In the 19th century, African Americans, in slavery and freedom, expressed their faith in ways that combined religious systems, dancing, and music traditions from Africa and the Americas. Evangelical churches and prominent figures used entertainment to proselytize, illustrate the drama of salvation and damnation, and to enliven services. Temperance, anti-slavery, and other reformist groups employed music, novels, and theater to spread their earnest message.
Pentecostals and other evangelicals took up new forms in the 20th century. They eagerly made use of radio, film, and later, television. The well-known evangelist Billy Graham was a skillful pioneer of new media. In the 20th century, Hollywood films drew on Jewish and Catholic themes, as Jewish and Catholic writers, directors, and actors put their stamp on the silver screen. Late 20th and early 21st century combinations of religion and entertainment included Muslim rap music, Christian rock, Jewish folk music, and much more.
A great deal of this innovation coincided with the rise of the performance-driven megachurch and the proliferation of religious organizations that catered to athletes and drew on sports imagery and symbols for the cause. In the long sweep of American history, the devout have found new, elaborate ways to draw on popular culture and to entertain as well as enlighten the faithful.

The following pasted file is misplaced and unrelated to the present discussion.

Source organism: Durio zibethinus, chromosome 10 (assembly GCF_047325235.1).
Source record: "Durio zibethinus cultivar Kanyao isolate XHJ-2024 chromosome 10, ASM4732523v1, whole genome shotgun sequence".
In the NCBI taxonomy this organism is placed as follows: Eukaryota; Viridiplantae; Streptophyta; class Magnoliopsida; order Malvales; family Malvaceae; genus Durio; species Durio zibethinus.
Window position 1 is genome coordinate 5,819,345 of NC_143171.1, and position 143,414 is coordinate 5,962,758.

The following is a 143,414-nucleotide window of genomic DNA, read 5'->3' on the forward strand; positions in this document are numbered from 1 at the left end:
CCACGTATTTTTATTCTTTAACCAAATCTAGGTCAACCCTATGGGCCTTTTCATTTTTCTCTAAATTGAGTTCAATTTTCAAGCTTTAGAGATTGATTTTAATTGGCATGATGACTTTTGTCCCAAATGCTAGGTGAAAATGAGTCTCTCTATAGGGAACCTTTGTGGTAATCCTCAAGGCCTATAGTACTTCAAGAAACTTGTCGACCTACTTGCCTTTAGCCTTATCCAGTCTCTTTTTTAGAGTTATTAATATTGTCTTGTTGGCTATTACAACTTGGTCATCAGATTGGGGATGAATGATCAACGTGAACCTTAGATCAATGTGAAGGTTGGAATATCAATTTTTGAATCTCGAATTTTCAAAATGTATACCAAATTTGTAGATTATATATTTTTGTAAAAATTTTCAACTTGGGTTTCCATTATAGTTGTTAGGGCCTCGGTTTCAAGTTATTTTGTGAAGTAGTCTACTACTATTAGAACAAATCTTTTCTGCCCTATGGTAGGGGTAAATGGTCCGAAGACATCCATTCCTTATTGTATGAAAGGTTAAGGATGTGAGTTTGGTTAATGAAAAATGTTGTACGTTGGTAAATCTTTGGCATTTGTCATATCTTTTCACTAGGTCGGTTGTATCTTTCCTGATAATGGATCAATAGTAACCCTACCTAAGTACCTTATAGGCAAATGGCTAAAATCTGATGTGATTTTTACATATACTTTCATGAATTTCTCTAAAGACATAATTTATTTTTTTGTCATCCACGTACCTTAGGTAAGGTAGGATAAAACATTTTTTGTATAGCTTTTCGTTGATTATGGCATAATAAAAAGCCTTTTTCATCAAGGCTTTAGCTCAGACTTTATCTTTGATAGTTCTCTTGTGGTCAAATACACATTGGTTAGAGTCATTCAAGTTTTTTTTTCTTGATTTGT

Religion and Entertainment in American History
The average woman or man on the street might not automatically associate religion and entertainment. The latter might seem to be secular by design or default. The former lends itself to words like sacred, holy, worship, ritual, and maybe even humorless. America’s arch-gadfly, H. L. Mencken may have best expressed this thinking with his witticism about Anglo-America’s founding faith. “Puritanism,” he quipped, could be summed up as “the haunting fear that someone, somewhere, may be happy.”1
Similar critics over the ages have acknowledged that religion pairs with entertainment only in the most sordid or crass fashion. A variety of examples come to mind: the televangelist as electronic huckster; the flashy, vacuous self-help guru; Jim Bakker selling buckets of food for the impending apocalypse on cable TV as gospel songs play in the background; or the kitschy torch songs of 1980s evangelical soft rock groups. In this sense, in 2015 the Washington Post, reported on the antics of late night satirist John Oliver.2 The British comedian dubbed himself “Megareverend” and “CEO of Our Lady of Perpetual Exemption.” He established his ostentatious church “to test the legal and financial limits of what religious entities are able to do.” It is not surprising that so many Americans seem to think that the mix of religion and entertainment …[ ]